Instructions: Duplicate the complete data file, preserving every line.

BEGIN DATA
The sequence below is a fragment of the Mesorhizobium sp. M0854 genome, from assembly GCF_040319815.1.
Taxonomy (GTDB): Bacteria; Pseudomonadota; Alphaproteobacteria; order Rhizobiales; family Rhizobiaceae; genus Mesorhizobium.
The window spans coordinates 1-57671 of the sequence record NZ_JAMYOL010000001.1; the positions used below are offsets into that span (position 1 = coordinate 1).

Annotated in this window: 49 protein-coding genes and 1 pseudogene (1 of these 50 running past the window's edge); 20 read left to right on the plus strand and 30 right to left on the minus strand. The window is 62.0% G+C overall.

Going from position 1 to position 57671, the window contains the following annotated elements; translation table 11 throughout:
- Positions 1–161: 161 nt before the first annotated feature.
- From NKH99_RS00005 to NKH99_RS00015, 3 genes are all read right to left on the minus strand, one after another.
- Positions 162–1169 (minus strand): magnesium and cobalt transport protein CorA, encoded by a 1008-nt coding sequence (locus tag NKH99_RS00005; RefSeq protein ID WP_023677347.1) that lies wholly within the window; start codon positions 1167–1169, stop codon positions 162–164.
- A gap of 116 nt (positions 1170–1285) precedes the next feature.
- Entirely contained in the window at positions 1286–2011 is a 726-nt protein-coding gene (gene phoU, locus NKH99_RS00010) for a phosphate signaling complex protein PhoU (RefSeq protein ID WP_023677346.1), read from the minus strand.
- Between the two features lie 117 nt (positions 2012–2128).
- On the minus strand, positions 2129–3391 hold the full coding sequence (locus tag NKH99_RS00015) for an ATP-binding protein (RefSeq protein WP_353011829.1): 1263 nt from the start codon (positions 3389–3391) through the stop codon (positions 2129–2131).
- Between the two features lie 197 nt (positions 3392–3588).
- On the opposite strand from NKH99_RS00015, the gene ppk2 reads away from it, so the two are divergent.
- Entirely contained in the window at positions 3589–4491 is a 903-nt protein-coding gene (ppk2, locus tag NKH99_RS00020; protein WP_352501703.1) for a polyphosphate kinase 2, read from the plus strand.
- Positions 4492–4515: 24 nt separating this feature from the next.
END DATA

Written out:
The sequence below is a fragment of the Mesorhizobium sp. M0854 genome, from assembly GCF_040319815.1.
Taxonomy (GTDB): Bacteria; Pseudomonadota; Alphaproteobacteria; order Rhizobiales; family Rhizobiaceae; genus Mesorhizobium.
The window spans coordinates 1-57671 of the sequence record NZ_JAMYOL010000001.1; the positions used below are offsets into that span (position 1 = coordinate 1).

Annotated in this window: 49 protein-coding genes and 1 pseudogene (1 of these 50 running past the window's edge); 20 read left to right on the plus strand and 30 right to left on the minus strand. The window is 62.0% G+C overall.

Going from position 1 to position 57671, the window contains the following annotated elements; translation table 11 throughout:
- Positions 1–161: 161 nt before the first annotated feature.
- From NKH99_RS00005 to NKH99_RS00015, 3 genes are all read right to left on the minus strand, one after another.
- Positions 162–1169 (minus strand): magnesium and cobalt transport protein CorA, encoded by a 1008-nt coding sequence (locus tag NKH99_RS00005; RefSeq protein ID WP_023677347.1) that lies wholly within the window; start codon positions 1167–1169, stop codon positions 162–164.
- A gap of 116 nt (positions 1170–1285) precedes the next feature.
- Entirely contained in the window at positions 1286–2011 is a 726-nt protein-coding gene (gene phoU, locus NKH99_RS00010) for a phosphate signaling complex protein PhoU (RefSeq protein ID WP_023677346.1), read from the minus strand.
- Between the two features lie 117 nt (positions 2012–2128).
- On the minus strand, positions 2129–3391 hold the full coding sequence (locus tag NKH99_RS00015) for an ATP-binding protein (RefSeq protein WP_353011829.1): 1263 nt from the start codon (positions 3389–3391) through the stop codon (positions 2129–2131).
- Between the two features lie 197 nt (positions 3392–3588).
- On the opposite strand from NKH99_RS00015, the gene ppk2 reads away from it, so the two are divergent.
- Entirely contained in the window at positions 3589–4491 is a 903-nt protein-coding gene (ppk2, locus tag NKH99_RS00020; protein WP_352501703.1) for a polyphosphate kinase 2, read from the plus strand.
- Positions 4492–4515: 24 nt separating this feature from the next.